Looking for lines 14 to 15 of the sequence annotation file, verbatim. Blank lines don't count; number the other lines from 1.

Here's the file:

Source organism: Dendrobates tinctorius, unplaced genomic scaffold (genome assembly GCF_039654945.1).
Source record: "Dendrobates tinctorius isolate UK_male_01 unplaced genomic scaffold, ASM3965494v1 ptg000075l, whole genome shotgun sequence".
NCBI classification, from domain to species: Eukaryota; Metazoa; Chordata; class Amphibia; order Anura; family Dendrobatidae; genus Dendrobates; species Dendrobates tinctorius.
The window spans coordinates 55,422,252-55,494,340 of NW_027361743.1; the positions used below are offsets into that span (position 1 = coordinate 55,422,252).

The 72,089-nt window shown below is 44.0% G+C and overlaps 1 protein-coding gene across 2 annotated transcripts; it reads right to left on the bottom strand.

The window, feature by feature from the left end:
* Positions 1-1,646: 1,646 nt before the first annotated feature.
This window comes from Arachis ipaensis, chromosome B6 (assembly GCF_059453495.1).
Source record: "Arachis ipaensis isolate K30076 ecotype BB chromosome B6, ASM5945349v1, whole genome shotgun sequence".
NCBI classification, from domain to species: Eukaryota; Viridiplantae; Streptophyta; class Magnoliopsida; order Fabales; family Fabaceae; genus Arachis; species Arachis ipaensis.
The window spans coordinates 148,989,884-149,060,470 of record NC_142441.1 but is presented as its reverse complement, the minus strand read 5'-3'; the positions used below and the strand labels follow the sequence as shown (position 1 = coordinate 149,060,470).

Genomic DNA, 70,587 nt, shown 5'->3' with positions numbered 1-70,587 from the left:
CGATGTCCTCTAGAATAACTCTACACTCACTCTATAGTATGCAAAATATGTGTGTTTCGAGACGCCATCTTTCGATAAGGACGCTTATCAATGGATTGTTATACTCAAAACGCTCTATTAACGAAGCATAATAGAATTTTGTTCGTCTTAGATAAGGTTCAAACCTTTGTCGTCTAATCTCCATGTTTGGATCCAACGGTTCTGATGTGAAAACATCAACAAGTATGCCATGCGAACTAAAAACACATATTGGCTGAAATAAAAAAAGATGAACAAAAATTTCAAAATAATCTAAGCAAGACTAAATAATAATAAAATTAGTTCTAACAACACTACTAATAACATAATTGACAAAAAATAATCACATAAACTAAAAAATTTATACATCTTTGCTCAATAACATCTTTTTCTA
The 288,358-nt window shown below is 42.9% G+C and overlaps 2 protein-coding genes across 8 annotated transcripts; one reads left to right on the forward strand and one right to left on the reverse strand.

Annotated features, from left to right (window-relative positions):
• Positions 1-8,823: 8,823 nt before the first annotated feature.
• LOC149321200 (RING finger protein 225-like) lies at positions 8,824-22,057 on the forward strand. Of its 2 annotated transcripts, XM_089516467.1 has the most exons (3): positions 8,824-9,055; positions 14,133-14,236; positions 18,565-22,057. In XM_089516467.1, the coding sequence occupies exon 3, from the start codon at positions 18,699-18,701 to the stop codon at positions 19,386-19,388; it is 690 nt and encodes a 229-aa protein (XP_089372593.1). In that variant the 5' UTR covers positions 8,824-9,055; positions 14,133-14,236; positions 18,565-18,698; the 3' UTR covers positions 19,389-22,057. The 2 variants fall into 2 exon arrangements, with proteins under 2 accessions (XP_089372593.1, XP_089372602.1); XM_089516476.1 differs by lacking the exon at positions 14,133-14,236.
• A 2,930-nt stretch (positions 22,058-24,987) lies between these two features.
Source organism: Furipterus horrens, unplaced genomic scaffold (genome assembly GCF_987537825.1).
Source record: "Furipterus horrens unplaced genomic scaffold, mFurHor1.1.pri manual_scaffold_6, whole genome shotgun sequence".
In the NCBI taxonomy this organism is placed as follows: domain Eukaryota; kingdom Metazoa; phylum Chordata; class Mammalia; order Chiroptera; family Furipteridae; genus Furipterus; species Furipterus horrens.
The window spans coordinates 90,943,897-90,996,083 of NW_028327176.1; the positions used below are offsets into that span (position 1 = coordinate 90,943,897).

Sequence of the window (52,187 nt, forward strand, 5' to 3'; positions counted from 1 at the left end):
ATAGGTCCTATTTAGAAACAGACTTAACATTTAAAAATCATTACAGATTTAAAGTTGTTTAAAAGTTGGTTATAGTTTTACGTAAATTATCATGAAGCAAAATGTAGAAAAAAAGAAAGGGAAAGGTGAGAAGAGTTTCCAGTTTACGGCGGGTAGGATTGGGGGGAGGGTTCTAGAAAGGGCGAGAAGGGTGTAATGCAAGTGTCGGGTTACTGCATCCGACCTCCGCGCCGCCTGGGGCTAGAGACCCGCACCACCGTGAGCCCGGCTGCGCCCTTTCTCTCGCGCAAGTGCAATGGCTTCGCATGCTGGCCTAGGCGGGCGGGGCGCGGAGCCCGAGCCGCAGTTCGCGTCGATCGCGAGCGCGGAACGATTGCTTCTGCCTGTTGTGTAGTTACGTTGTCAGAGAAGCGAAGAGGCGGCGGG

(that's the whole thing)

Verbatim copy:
The 288,358-nt window shown below is 42.9% G+C and overlaps 2 protein-coding genes across 8 annotated transcripts; one reads left to right on the forward strand and one right to left on the reverse strand.

Annotated features, from left to right (window-relative positions):